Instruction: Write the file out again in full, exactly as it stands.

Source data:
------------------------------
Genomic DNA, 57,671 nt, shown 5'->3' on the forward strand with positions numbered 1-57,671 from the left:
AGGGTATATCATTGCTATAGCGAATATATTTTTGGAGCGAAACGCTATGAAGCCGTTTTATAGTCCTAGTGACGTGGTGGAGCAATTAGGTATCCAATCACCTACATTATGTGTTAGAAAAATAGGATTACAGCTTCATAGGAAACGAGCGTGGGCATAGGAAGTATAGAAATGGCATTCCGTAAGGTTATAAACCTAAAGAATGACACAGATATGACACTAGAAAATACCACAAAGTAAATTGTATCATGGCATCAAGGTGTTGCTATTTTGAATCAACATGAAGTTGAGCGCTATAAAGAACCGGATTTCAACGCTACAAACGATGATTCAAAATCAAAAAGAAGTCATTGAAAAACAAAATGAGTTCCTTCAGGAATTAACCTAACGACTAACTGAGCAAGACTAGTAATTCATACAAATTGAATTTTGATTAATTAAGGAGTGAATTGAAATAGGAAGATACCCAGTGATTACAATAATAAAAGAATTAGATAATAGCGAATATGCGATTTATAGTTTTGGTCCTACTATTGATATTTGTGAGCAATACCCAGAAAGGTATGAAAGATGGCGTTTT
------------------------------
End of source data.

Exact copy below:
Genomic DNA, 57,671 nt, shown 5'->3' on the forward strand with positions numbered 1-57,671 from the left:
AGGGTATATCATTGCTATAGCGAATATATTTTTGGAGCGAAACGCTATGAAGCCGTTTTATAGTCCTAGTGACGTGGTGGAGCAATTAGGTATCCAATCACCTACATTATGTGTTAGAAAAATAGGATTACAGCTTCATAGGAAACGAGCGTGGGCATAGGAAGTATAGAAATGGCATTCCGTAAGGTTATAAACCTAAAGAATGACACAGATATGACACTAGAAAATACCACAAAGTAAATTGTATCATGGCATCAAGGTGTTGCTATTTTGAATCAACATGAAGTTGAGCGCTATAAAGAACCGGATTTCAACGCTACAAACGATGATTCAAAATCAAAAAGAAGTCATTGAAAAACAAAATGAGTTCCTTCAGGAATTAACCTAACGACTAACTGAGCAAGACTAGTAATTCATACAAATTGAATTTTGATTAATTAAGGAGTGAATTGAAATAGGAAGATACCCAGTGATTACAATAATAAAAGAATTAGATAATAGCGAATATGCGATTTATAGTTTTGGTCCTACTATTGATATTTGTGAGCAATACCCAGAAAGGTATGAAAGATGGCGTTTT